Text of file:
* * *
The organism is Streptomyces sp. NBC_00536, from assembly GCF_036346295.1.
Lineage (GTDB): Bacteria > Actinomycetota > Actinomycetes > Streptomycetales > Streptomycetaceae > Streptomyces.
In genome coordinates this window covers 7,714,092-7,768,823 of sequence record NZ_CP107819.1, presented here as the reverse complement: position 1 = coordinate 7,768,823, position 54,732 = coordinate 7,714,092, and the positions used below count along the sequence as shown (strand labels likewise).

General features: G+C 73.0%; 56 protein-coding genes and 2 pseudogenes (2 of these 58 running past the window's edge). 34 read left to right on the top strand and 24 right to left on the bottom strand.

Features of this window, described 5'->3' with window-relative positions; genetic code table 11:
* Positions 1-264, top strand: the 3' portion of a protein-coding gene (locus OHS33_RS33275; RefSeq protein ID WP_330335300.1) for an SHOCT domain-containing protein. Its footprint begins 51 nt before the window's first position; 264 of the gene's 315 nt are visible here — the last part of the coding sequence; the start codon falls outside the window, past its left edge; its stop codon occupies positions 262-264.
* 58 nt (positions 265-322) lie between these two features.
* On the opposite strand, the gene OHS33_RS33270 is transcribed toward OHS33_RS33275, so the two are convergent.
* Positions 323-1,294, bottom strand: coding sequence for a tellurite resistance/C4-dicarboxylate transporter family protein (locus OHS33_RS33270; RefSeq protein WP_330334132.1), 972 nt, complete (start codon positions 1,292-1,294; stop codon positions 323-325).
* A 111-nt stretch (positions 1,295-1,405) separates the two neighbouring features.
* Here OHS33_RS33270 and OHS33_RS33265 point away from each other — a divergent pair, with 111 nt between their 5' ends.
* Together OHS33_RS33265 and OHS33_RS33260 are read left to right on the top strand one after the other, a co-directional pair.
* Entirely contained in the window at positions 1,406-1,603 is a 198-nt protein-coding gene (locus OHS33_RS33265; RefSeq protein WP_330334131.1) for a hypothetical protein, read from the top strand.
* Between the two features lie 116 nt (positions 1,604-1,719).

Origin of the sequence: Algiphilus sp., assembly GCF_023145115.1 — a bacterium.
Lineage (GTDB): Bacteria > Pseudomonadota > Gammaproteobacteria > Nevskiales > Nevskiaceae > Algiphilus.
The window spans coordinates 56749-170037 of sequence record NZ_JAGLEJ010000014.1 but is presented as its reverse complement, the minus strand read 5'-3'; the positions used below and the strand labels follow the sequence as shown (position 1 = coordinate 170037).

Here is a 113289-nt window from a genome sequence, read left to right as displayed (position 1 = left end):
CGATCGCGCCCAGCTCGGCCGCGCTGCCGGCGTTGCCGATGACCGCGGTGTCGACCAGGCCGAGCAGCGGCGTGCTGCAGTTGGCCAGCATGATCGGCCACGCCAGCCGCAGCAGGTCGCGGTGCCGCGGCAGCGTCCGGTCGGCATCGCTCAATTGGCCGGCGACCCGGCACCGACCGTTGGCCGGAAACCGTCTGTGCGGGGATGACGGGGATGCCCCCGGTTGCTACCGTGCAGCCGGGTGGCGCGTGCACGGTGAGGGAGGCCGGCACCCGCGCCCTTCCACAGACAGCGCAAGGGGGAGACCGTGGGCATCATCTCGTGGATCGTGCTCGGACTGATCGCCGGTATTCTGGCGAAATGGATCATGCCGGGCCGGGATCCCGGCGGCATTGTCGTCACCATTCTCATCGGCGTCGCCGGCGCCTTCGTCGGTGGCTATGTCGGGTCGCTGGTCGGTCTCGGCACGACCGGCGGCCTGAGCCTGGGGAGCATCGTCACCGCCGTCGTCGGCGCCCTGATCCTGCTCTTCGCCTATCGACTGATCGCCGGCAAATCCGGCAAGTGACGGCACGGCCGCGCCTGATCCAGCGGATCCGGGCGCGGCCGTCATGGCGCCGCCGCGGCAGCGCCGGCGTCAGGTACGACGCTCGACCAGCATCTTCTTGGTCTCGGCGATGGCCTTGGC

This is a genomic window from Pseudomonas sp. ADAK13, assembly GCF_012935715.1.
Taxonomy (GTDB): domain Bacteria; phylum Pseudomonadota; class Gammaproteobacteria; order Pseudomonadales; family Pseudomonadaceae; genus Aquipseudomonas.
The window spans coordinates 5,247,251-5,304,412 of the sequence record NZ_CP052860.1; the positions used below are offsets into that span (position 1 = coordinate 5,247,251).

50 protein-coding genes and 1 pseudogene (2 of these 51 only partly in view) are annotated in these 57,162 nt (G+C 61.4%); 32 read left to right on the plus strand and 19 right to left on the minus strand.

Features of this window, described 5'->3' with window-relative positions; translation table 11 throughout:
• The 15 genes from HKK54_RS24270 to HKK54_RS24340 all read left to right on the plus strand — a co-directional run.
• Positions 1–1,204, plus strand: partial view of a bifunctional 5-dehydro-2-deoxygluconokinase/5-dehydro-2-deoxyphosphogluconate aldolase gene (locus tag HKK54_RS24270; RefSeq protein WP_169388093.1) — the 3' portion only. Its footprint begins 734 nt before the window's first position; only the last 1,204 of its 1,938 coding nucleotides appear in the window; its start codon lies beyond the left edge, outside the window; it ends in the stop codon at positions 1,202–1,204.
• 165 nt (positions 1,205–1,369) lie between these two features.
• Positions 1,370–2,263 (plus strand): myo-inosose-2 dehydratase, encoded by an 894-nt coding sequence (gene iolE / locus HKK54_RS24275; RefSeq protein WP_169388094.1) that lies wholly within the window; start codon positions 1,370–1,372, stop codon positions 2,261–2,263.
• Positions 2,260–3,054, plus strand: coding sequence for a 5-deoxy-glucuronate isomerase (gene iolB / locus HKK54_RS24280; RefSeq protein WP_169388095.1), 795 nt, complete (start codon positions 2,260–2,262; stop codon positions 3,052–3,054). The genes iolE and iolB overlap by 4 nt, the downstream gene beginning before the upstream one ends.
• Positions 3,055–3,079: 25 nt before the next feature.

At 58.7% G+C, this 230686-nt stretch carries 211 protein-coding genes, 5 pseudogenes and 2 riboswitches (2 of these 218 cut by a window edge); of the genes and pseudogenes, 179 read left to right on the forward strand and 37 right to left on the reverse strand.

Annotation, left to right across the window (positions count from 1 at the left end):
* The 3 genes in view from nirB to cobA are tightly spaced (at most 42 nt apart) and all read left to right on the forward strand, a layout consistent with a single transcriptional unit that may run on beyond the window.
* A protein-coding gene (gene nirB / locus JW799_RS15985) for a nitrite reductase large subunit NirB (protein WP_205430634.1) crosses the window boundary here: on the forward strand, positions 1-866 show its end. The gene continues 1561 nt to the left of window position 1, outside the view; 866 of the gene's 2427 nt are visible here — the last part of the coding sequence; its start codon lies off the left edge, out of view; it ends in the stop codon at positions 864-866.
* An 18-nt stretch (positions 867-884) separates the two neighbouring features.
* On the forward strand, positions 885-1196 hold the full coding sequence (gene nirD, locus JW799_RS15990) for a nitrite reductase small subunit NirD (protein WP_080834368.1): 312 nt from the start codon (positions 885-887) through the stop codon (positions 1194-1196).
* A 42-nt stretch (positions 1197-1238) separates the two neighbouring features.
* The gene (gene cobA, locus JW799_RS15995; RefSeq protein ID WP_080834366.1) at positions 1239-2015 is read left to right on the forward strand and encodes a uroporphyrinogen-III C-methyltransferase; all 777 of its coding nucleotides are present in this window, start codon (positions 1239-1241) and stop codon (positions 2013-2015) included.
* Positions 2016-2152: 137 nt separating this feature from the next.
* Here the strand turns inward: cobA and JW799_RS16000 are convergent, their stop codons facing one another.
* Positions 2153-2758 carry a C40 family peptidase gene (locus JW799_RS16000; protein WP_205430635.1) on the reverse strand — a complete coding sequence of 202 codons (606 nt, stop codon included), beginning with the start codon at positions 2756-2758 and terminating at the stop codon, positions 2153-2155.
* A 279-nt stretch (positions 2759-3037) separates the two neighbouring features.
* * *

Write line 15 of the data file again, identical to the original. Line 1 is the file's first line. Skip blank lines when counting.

Origin of the sequence: Algiphilus sp., assembly GCF_023145115.1 — a bacterium.